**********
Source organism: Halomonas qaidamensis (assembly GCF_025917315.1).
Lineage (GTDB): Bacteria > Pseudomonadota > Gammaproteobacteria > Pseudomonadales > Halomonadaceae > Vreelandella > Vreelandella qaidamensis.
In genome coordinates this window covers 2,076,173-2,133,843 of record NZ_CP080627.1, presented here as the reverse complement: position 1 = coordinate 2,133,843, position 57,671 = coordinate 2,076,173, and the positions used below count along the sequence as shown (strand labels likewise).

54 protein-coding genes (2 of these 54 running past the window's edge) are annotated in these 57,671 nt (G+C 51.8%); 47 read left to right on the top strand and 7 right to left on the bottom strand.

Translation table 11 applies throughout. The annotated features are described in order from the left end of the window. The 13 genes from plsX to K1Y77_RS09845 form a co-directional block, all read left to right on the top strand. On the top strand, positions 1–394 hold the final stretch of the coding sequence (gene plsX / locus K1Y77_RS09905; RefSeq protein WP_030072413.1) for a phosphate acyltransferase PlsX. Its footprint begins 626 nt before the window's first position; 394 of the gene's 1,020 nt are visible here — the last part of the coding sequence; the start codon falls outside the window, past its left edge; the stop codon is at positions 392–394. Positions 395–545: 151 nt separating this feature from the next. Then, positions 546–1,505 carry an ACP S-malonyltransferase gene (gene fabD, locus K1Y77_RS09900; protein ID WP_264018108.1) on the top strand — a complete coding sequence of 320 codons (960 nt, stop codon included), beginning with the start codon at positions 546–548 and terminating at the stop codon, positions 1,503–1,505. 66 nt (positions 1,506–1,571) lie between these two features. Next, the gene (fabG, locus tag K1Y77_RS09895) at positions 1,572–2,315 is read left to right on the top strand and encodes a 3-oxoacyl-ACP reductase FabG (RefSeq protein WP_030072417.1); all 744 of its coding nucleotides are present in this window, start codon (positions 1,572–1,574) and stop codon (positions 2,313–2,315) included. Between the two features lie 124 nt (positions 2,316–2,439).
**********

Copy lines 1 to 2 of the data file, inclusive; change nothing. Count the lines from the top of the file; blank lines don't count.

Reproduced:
Source organism: Halomonas qaidamensis (assembly GCF_025917315.1).
Lineage (GTDB): Bacteria > Pseudomonadota > Gammaproteobacteria > Pseudomonadales > Halomonadaceae > Vreelandella > Vreelandella qaidamensis.